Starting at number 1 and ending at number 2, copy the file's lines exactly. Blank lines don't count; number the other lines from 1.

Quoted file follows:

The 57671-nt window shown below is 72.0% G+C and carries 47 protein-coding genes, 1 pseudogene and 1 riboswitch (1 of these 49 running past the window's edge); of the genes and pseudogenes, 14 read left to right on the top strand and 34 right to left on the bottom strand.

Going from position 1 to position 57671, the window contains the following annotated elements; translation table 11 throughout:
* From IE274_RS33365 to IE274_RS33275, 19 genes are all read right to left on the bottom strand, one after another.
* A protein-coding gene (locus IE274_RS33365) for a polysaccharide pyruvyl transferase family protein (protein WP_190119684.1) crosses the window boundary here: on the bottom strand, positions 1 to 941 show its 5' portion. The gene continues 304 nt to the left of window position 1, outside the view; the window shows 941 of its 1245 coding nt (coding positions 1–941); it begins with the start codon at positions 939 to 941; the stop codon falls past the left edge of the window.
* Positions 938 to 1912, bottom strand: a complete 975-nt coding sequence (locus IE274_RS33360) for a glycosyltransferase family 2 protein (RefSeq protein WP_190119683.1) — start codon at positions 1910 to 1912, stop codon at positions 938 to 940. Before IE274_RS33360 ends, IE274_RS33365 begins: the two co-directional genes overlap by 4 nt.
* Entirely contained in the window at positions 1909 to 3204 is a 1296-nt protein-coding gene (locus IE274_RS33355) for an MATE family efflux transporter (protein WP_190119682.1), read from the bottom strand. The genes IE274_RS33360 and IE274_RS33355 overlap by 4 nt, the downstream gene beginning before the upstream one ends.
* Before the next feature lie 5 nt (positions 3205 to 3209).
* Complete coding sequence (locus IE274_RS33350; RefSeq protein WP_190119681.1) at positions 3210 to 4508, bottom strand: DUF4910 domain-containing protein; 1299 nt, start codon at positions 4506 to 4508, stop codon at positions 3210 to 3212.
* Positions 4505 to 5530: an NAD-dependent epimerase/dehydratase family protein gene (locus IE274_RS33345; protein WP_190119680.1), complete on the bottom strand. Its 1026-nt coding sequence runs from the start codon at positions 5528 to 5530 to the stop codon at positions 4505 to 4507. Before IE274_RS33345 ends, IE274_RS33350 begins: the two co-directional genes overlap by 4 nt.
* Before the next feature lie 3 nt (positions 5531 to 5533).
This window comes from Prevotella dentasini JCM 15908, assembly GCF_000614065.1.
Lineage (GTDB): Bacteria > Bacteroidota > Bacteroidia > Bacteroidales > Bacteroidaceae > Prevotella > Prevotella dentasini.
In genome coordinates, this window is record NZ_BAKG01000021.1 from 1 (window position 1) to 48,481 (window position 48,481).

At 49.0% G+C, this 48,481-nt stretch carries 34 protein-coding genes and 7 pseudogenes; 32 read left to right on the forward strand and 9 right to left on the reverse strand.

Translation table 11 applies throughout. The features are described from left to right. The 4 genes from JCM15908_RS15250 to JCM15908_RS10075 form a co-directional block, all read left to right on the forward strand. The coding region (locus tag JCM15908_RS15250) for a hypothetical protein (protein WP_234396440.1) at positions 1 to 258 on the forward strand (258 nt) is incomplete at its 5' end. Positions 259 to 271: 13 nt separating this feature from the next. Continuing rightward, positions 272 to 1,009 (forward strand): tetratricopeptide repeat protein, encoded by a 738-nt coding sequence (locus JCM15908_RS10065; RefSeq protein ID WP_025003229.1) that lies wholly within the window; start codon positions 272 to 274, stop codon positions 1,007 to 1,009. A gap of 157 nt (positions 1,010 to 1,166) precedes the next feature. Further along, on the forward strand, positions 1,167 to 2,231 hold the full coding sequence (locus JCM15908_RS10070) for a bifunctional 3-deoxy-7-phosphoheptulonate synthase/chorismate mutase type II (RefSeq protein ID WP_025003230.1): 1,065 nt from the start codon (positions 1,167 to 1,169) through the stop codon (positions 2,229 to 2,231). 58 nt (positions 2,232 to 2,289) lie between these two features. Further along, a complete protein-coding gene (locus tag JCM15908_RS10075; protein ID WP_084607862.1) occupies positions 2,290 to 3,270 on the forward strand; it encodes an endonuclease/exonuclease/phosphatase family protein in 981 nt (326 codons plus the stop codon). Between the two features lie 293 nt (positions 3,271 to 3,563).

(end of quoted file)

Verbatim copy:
The 57671-nt window shown below is 72.0% G+C and carries 47 protein-coding genes, 1 pseudogene and 1 riboswitch (1 of these 49 running past the window's edge); of the genes and pseudogenes, 14 read left to right on the top strand and 34 right to left on the bottom strand.

Going from position 1 to position 57671, the window contains the following annotated elements; translation table 11 throughout: